“I came out to vote because general elections are just as important as primary elections,” Ichizawa said. “It’s really important to get our voice heard.”

A steady stream of students have been stopping in to vote here. We’ll know soon if that 40% made it to the voting booths.

–Maggie Gorman and Jeb Biggart

Quiet Again in Allen, NY

Allen Town Hall, much quieter on Nov. 6, 2018. (Vaughn Golden/Ithaca Week)
Rep. Tom Reed (R-Corning) surrounded by Democratic constituents at the Allen Town Hall in February 2017 (Vaughn Golden/Ithaca Week)






Allen Town Hall (Noon) —
 On Feb.17, 2017, crowds of activists flocked to a small municipal services building far removed from any major Democratic strongholds. In their crosshairs was Rep. Tom Reed, who was making his first round of town hall events since returning to congress after beating his Democratic challenger, John Plumb, in November.

The Allen Town Hall is once again the focal point of politics today, however in a far more calm and collected manner. It’s a polling location serving the roughly 300 registered voters for the town.

Election inspector Ken Geist has been working the polls since he retired from the Wellsville KMart in 2011. He’s become a regular dispenser of  “I Voted” stickers in Allen.

“I’ve been working here for four or five years, so if I don’t recognize names, I recognize their faces,” Geist says of the usual voters. The population of Allen is made up largely of seasonal hunters and sportsmen who own properties close to the area’s nearby state forests. Those who live here year-round are often older and generally more conservative-leaning. About 72 percent of the county voted for President Trump in 2016.

As of 9:30 a.m., Geist says there had been a steady trickle of voters showing up to cast ballots, but it’s not unusual to see a line start forming in the cramped room as people start to get off of work.

–Vaughn Golden

Some Voters Cast Ballots to Send ‘Message to President Trump’

Voters came out in droves to cast their ballots at Titus Towers in Ithaca, NY. (Annie Estes and Joe Jones/Ithaca Week)

11:30 a.m. — In a phone call with supporters, President Donald Trump said that although he is not running, he will be greatly influencing the outcome of the midterm elections. “In a certain way, I am on the ballot. Whether we consider it or not, the press is very much considering it a referendum on me and us as a movement.”

This statement appears to be reflected in a CNN poll which found that 7 in 10 likely voters will be casting their vote to send a direct message to the President. More specifically, 42% say they will be voting in opposition to the Trump administration and 28% voting in support. Only 28% say that President Trump will carry no weight when they vote.

Some of the voters we spoke to at the Titus Towers polling location in Ithaca expressed this sentiment of voting with President Trump in mind.

Vick Fielding expressed some doubts with the President. “He’s kind of the end result of years of heading towards a less democratic society, and corporations having control. I think we forget the real power of a democracy, and the common person.”

Another voter, JoAnn Izibki, also spoke negatively about Trump’s GOP. “We’re moving into what I think is fascism, and we probably will lose our democracy if Republicans win.”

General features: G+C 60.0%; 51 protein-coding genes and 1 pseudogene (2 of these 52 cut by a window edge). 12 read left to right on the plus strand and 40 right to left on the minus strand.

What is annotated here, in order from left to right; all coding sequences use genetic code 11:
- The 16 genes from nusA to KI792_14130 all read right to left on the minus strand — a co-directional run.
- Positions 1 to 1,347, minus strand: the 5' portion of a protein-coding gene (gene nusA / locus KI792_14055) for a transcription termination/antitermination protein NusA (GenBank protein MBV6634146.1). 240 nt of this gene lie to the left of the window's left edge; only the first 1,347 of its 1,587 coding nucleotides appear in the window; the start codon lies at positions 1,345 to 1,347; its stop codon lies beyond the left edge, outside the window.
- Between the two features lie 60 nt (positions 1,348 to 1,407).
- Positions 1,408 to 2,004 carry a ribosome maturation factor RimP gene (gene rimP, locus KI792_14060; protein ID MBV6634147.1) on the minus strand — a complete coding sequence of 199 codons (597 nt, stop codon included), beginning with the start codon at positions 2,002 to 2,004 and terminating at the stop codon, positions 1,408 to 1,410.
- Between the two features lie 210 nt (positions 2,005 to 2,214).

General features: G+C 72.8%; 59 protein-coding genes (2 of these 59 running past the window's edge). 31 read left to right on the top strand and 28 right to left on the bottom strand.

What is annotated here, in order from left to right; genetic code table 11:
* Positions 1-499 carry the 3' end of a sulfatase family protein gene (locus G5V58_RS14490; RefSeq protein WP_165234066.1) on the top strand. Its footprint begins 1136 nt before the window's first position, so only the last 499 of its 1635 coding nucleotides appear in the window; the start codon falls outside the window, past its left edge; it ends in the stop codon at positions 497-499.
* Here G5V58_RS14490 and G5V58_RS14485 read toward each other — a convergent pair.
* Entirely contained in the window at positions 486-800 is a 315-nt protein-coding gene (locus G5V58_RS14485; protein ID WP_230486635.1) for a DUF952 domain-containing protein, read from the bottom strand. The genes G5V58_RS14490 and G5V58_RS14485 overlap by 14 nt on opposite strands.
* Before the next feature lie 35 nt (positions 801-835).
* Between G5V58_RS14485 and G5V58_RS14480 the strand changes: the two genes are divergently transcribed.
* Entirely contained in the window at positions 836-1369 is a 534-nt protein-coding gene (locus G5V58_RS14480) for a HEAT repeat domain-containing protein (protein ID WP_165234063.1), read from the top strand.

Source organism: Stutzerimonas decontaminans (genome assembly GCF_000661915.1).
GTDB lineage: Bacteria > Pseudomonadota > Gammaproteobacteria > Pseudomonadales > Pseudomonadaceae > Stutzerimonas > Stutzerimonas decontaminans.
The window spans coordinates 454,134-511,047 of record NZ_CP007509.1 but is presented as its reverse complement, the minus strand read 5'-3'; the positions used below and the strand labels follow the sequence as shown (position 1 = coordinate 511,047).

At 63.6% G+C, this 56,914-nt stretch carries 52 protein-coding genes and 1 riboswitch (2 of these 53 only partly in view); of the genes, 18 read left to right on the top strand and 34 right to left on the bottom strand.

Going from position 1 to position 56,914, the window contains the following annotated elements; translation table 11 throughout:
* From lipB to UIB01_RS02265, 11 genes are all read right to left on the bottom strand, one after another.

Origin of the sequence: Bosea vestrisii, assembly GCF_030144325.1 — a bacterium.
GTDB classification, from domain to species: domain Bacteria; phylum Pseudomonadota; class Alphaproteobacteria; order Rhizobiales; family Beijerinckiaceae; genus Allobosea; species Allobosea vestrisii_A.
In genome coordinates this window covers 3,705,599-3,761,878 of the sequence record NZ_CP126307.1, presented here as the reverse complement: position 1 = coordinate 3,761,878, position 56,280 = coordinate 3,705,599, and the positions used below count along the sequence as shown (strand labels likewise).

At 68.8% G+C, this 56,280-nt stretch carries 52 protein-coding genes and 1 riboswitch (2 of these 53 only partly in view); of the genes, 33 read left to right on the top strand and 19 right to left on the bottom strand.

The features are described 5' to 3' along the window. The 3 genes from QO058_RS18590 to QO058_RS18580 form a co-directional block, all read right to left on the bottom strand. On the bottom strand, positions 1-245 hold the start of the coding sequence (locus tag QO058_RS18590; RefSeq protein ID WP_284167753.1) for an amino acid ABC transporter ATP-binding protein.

–Story by Joe Jones and Annie Estes

Ithaca Voters Weigh in on Impact of Individual Votes

"America the Beautiful" sign
American flags and patriotic signs lined the walkway to the Titus Towers II Polling Place. (Annie Estes/Ithaca Week)

Titus Towers II (10 a.m.) — Hundreds of millions of Americans are expected to fulfill their civic duty today, casting votes on the local and national levels. In such a large and divided country, it can be hard to feel that your vote matters, even in our democracy. This morning Ithaca voters weighed in on the impact of their vote as they exited the polls at Titus Towers II.

Gail Blake, who exited the poll proudly applying her “I Voted” sticker, said she feels confident her vote matters in local and regional races, but questioned her vote’s worth in national elections.

“I think on a nationwide scale the electoral college really kind of messes up the model of one person one vote, but I think locally and regionally it really, really matters,” she said. “And it matters on the national level too, right? Because we can see how many votes each candidate got, it just doesn’t count in a direct way.”

Long-time voter JoAnn Izibki believes voting does have an impact, even if none of the candidates feel qualified.

“After Reagan, I realized that even though I don’t like any of the candidates, unfortunately, we are forced in this country to do ‘lesser evil’ voting — sometimes the worst evil creates trouble and problems for a lot of individuals,” Izibki said. “So now I vote, even if I don’t like most of the candidates.”

–Annie Estes and Joe Jones

Second Grade Teacher Proudly Wears Sticker to Set Example for Students

Kate Handy, a second grade teacher, casts her vote at the Danby Fire Station (Giulia Villanueva López/Ithaca Week)

Danby Fire Station (8:45 a.m.) — Kate Handy, a Danby resident and second grade teacher at Candor Central School District Elementary School, voted early this morning at Danby Fire Station. She grabbed a “Voted” sticker to show to her students later that day.

“I think it’s really important that no matter how things are we have to make our choice for ourselves, and everybody should get out and vote. I want them to know that even though a lot of their grown-ups don’t vote, it’s an important thing to do,” said Handy.

Handy said she felt that this election was particularly difficult because of her conflicting views on the congressional candidates.

“I went to college with Tom Reed. It’s hard for me because my views are here and there with what he believes right now but I know him as a person with a family, and it’s really hard to watch him get beat up in our home because of his views,” Handy said. “I know the guy he was when we were 18. He might not always do what we like, but he’s a real guy.”